We’ve all had the first-day jitters or a bout of nerves before a big presentation.
But imposter syndrome is a different beast. It’s that constant nagging feeling that you’re not good enough to hold your position or a lingering uncertainty following every move you make.
There’s no one-size-fits-all solution. But for QuotaPath software engineer Zoe Wolfe, it was pretty straightforward.
“Having a workplace and team around me that helps build me up and encourages me has been huge,” Wolfe said. “Building that confidence itself has led to a lot of other professional skills too, such as being able to communicate more effectively and bringing more ideas to the table on how to approach different problems.”
QuotaPath is a commission tracking tool and compensation management tool for salespeople. Wolfe joined the three-year-old startup in April 2019 as part of a Drexel University co-op program and has helped support the company during its rapid growth. Last month, QuotaPath announced a $21.3 million Series A and plans to double the size of its team by the end of 2021.
Still a student at Drexel, Wolfe was QuotaPath’s first intern. She worked at the company part-time until she graduated in June 2020 and received a full-time offer. She said the company’s strong and positive culture encouraged her to choose QuotaPath as the starting point of her professional career.
“Something that’s always stood out to me about QuotaPath is the company’s values of empathy, trust, curiosity, inclusivity, and being data-driven,” Wolfe said. “I feel that the company and the people at it do really try to embody these values, and it shows.”
What’s a key strength of QuotaPath’s team?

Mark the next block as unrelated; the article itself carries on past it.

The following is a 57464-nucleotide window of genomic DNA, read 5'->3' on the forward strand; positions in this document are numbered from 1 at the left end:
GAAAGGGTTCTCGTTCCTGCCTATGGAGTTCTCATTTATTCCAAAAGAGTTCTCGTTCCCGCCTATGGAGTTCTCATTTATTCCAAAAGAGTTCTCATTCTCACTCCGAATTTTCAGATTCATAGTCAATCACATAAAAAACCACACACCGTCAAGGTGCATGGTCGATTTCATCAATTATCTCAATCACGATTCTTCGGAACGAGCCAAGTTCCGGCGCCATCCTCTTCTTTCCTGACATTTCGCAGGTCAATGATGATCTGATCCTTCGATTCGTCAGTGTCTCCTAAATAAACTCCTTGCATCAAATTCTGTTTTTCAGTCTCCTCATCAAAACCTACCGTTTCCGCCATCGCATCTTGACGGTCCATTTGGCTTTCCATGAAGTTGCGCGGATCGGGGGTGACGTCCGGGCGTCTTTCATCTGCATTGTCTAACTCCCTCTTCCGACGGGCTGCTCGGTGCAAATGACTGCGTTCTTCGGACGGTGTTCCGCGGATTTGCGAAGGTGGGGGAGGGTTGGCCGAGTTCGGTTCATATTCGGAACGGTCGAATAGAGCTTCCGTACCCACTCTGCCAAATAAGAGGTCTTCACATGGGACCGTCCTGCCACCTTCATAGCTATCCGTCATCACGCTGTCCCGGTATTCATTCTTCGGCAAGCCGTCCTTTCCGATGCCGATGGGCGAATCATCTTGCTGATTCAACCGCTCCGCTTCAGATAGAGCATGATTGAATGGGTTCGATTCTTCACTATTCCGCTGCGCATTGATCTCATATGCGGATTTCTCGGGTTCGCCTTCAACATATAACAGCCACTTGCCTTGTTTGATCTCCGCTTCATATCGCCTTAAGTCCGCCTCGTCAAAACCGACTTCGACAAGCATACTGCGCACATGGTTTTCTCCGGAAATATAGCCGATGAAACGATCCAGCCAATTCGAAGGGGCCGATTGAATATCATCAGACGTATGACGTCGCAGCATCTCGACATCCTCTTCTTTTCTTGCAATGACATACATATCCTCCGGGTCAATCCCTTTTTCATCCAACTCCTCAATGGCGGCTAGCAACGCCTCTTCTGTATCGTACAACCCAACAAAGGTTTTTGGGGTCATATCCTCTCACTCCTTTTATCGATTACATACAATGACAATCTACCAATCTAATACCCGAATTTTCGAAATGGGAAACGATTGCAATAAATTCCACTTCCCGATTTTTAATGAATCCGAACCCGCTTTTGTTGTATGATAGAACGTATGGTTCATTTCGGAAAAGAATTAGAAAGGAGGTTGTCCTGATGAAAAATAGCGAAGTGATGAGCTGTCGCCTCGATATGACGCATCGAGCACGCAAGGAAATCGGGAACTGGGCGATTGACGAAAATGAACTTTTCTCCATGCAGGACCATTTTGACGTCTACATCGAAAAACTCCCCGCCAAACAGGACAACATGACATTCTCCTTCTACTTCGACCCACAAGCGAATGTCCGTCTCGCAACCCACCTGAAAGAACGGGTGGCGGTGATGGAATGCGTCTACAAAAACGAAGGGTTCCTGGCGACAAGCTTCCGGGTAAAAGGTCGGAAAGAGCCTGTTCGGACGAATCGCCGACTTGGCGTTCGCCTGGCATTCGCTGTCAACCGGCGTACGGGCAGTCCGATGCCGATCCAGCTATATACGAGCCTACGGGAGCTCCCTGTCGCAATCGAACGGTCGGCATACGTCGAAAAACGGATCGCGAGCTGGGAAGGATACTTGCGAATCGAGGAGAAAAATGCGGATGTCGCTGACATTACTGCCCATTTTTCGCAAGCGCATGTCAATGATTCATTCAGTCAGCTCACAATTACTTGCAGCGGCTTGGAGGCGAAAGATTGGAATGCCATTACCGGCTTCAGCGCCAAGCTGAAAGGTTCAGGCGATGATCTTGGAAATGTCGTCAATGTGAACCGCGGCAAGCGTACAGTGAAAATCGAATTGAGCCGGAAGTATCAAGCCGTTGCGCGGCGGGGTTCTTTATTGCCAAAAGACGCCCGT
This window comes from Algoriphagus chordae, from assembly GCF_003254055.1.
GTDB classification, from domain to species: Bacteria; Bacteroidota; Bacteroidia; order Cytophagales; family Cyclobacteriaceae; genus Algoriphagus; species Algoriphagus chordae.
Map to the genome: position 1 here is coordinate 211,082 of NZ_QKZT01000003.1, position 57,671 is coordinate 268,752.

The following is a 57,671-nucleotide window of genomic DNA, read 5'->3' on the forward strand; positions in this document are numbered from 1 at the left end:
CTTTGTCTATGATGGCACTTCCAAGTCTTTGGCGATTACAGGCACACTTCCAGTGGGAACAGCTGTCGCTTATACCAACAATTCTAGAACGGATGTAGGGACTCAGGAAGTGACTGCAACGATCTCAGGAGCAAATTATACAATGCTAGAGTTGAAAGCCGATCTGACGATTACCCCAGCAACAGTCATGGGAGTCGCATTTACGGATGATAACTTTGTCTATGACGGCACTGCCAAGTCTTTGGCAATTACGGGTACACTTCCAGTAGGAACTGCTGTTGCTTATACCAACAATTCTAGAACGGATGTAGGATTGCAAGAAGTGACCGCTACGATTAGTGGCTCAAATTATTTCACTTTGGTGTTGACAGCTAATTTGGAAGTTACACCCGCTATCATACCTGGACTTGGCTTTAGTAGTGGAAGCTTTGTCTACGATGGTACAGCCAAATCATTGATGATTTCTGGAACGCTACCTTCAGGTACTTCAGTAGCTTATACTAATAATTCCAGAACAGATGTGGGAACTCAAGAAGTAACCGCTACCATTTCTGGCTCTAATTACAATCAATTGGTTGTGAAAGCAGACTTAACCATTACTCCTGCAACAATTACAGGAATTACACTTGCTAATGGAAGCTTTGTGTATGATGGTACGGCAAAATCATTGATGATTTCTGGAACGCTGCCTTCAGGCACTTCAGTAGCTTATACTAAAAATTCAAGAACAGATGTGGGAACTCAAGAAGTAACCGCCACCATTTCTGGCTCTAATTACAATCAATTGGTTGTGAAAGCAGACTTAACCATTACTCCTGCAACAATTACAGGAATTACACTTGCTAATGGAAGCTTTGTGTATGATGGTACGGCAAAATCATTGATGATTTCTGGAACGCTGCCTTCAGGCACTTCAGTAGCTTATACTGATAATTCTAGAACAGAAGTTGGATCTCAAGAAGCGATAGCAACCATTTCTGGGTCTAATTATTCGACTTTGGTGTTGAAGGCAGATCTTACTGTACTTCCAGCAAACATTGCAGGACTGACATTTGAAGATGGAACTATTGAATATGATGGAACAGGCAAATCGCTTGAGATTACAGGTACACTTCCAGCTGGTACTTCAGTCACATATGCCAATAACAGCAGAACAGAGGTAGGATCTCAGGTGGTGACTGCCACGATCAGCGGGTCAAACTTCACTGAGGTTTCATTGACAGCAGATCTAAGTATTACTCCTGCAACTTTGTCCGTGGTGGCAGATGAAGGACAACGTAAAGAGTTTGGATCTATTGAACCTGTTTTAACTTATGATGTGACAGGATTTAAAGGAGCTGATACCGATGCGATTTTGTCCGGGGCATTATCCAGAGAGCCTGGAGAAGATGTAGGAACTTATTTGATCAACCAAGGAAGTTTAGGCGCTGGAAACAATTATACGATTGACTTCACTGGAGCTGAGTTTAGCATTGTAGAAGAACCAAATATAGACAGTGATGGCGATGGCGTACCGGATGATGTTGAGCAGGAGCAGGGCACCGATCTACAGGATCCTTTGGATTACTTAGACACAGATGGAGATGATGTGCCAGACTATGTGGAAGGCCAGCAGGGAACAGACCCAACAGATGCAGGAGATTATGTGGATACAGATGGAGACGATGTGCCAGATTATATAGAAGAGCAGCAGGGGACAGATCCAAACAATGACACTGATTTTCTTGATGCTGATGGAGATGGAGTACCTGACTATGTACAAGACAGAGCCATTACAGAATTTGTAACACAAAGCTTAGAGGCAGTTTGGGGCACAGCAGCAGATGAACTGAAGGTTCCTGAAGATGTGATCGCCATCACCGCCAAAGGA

Something I really value is that if an issue comes up, everyone is willing to hop on a call to hash out the details and to make sure we’re all on the same page. We all have different strengths and weaknesses as engineers, which balance each other out really well, and there’s no shame in asking someone else for help on something or for early feedback.
I’m also close with non-engineers in the company, which I think is important for keeping myself from getting siloed into one way of thinking, and something that I love about working for a smaller company.
What’s one of your favorite projects you’ve worked on?
MyPath. It’s a part of our app that’s used by individual sales reps. It has various widgets, such as a to-do list, a personal goal tracker, a calendar that can be pulled in from Google, and even a tracker that says whether or not Mercury is in retrograde.
It was a really fun project to work on, and one where I was able to learn so much. I worked on the project full-stack, and it was some of my first feature work on the back-end, which was something I was really excited to start doing.
What have you learned at QuotaPath?
Perhaps the most important skill I’ve worked on is learning just how important it is to be open to learning. It’s important in software engineering, and especially in a startup, to know that things will constantly be shifting, both in the company and the industry, and you have to be open to new things.
What do you hope for your future at QuotaPath?
I’d love to lead a team of engineers and maintain the close collaboration we currently have between engineering, product and design.-30-